Jasmine Burgan | The Cabin Camper

Jasmine and her husband John are wildlife lovers and conservationists who advocate for minimizing plastic consumption and wastage. They’ve lived in a 1985 Toyota Hiace van for three years on the Sunshine Coast in Queensland, Australia with their dog River.

For them, living on the road is less about constant travel and more about minimalism. Condensing a life onto four wheels turned into a journey in environmental awareness.

Their lifestyle provides them with a kind of freedom that allows them to keep some roots planted too. Their Toyota is their mode of transport and Jasmine and John frequently travel outside of Australia (and sometimes they travel by van when they get where they’re going).

Learn more about Jasmine’s life on the Sunshine Coast and their war on waste. Interview below!


Meet Jasmine

How did your lifestyle come to be?

In early 2013, my husband and I were living in an overpriced, tiny, old apartment on the south side of our city. We would go for morning walks and noticed quite a few van dwellers. We started wondering about their lifestyle. Were they travelling, or locals? Were they ‘homeless’, or was it a choice? How do they cook? Where do they use the bathroom? It was intriguing.

There wasn’t really a vanlife community online like there is now so we didn’t have a whole lot of insight into the lifestyle, but we slowly became obsessed with the idea of such a free and simplistic way of living. It opened up conversation between us about how we wanted to live and where we wanted to put our money. We began researching vans and fit-outs and stumbled upon a small, but growing online community of people from all over the world converting various vehicles into homes.

Within a few months we were convinced, and started checking out vans in our area. In the last two weeks of our lease, things happened rapidly. We found the perfect van, and bought it. I landed my dream job over an hour north. We got rid of everything, transitioned into the van, and headed up the coast to attempt our new life. The van was meant to be a sort of temporary but indefinite home until we settled into our new town and had time to browse rental properties, but a couple of months turned into six months, then a year, then eighteen months… we were smitten.

 

How did you choose a 1985 Toyota Hiace for your home wheels? Did you build out the van or customize it before you moved in?

We inspected a handful of different pre-owned vans that were already fitted out as campers. They were all older, and small. We were 21 and 22 with no savings and had our price filter set at maximum $9k when searching online! The idea of doing our own interior didn’t even cross our minds at that point – probably because we’d never done anything like it so didn’t see it as an option.

The reason we chose the old Toyota Hiace with a pop-top was because we wanted to be able to stand up in it, but still be discreet if necessary. We live on the coast so rust is a big issue with most older vehicles, but this one was clean. The interior was done well, and it was fine mechanically. It had a long wheel base, which meant that little bit more space. We lived in it that way for eighteen months, before we started to notice feelings of longing for more space. Features we used to love became clunky, and we began to imagine spaces built in different ways, and things we could improve on.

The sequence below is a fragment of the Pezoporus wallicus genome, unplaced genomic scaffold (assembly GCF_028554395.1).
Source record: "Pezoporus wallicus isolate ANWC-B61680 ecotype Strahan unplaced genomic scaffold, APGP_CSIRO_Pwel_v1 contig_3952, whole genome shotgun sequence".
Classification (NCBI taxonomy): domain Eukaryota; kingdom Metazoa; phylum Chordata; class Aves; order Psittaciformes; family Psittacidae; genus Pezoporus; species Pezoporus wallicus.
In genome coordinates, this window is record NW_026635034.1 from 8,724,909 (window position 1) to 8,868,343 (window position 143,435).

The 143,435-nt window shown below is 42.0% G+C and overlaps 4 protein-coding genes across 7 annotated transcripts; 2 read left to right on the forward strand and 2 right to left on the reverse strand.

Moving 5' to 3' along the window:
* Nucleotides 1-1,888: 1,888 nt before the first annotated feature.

We moved back into a rental property to take a break, and decided we would demolish and rebuild everything. John did a lot of research and found everything we needed to know about flooring, carpentry and electrical work online – he did an amazing job for someone with no experience in any of those trades. We knew what we wanted, and exactly what we needed in such a small space, so were able to build ourselves a tiny home that perfectly suited our needs.

Jasmine inside the gutted van

Our interior is mostly timber, so it has a cabin vibe, but is still light and airy. Everything has a place, without being overly tidy or super clean. There’s dog hair and sand from the beach in most corners and cracks but we wouldn’t have it any other way.

Jasmine and John documented their whole build. Find more info, videos, and a van tour here

You say you don’t plan on living in a house again in the foreseeable future and view your lifestyle as a long-term shift. Is there anything you miss about the life you left behind?

I have fleeting moments of longing for things like a real oven, or my old couch to sprawl out on in a big living room, but honestly they’re just that – fleeting.

Instead, I eat more fresh food in the van, or eat out if I miss baked/roasted foods that much. I sprawl out on the beach, or on a blanket under a big tree. Some daily tasks are a little harder to complete, but they’re just petty things, like washing dishes in a small sink versus a ‘normal’ sized sink, or having to put the top down when it starts to rain.

The positives outweigh the so-called negatives. My mentality has shifted greatly away from things like habit and convenience.

I try to focus on appreciation and gratitude for the cozy little home that we do have. To do laundry, we have to actually drive to a laundromat – but then our home is parked outside and we can still relax and watch Netflix while we wait. The positives outweigh the so-called negatives. My mentality has shifted greatly away from things like habit and convenience.

Cozy in their home on wheels

A big motivation behind your van dwelling lifestyle is minimalism and environmental consciousness. How does #vanlife fulfill those intentions? 

Living in a small space means we can only have the things that we really need. It’s taught us a lot about our priorities and spending habits. I have a decent sized drawer full of clothes and still find myself only wearing half of them!

We have a solar panel that powers our three LED lights, fan, water pump, USB charger and the outlet that we can charge our cameras and laptop off. It’s a simple 12v setup and completely energy neutral. Our on-board water tank is 60L and we only have to refill every three days or so, whereas the average water consumption of an Australian person is estimated to sit around 340L per day.

The van’s solar panel

Because we’re always outside, we feel an increased sense of connection to nature and the outdoors, and do our best to ensure our daily choices and habits reflect that obligation and connectivity.

At the end of the day, regardless of the specific numbers and facts, since moving into the van we’ve definitely become more conscious of our resource and energy consumption in general. We make our water last as long as possible, we monitor our energy usage via our solar charger to ensure we don’t ever come close to draining our battery, and are very careful with the amount and type of food that we buy. We don’t have a fridge, so take any leftovers to work with us for lunch or to store overnight, and avoid wasting food at all costs.